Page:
In addition, the interpretation of archaeological data raises the problem of analogies. Ethnography and, more specifically, ethnoarchaeology provide ways to test methodological instruments that archaeologists can use to interpret the past. People working on human behavioral ecology seek information about modern hunters’ goals and the cost and benefits associated with different exploitation strategies. This knowledge generates basic methodological weapons for the task of modeling the past. For example, behavioral ecology has been used to support hypotheses about the importance of megamammals in the hunter-gatherers’ breadth of diet or their social organization. This theory suggests that the hunting of large mammals can be deduced through the relative importance of body mass and status (O’Connell 2000). On the other hand, ethnoarchaeological work among the Hadza indicates that the combined action of differential discard of large bones at kill sites and the selective removal of bones by scavengers may induce a false appreciation of the role of large mammals in the diet (O’Connell et al. 1988). Using this knowledge, it is no longer possible to defend the idea that the presence of large mammal bones at early sites is representative of whole cultural systems.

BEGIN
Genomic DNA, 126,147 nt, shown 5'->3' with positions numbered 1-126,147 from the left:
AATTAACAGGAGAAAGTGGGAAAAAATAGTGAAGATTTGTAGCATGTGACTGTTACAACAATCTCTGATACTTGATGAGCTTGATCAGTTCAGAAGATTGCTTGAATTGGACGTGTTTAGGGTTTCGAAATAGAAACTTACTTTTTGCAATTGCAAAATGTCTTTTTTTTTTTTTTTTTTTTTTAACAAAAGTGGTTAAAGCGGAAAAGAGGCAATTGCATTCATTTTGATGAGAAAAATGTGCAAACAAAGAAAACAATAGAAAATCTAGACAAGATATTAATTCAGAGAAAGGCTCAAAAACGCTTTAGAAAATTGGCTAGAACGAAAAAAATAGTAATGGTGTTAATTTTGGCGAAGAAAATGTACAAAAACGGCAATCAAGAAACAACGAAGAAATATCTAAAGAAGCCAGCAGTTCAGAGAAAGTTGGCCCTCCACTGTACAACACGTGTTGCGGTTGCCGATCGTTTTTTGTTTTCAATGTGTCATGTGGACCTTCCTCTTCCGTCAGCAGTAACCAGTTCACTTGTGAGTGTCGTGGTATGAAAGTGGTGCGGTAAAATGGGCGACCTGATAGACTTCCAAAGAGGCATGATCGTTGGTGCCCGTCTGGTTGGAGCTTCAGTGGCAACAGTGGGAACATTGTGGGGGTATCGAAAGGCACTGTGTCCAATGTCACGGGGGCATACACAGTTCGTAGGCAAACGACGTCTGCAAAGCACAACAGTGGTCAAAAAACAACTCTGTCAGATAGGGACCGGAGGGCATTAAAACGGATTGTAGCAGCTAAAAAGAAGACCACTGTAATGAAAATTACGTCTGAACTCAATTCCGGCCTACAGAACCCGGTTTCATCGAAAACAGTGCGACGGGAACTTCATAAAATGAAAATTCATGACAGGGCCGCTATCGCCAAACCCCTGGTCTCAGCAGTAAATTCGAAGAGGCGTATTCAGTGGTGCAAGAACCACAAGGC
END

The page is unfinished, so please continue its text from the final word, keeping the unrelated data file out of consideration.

As for the history of human colonization of America, there are several evolutionarily relevant properties. Homo sapiens is the only hominin species implicated in the exploration and colonization of America. We know that the earliest explorers of America probably possessed the technologies required to be successful in a variety of environments, including at least hunting and knapping skills as well as shelter, insulation, and navigational technologies. This does not mean that the relevant strategies, tactics, and techniques were all in use at any particular time but that a wide spectrum of sleeping technologies existed among those early populations. Also, a number of co-technologies probably existed, the best example being the use of lithic knapping techniques on bones in places where rocks are absent or scarce, or the capacity to select alternative raw materials. Adaptations to cold climates, like the use of bones or dung for fuel or intensive exploitation of animal resources, are classic examples of existing but rarely used recipes of action.1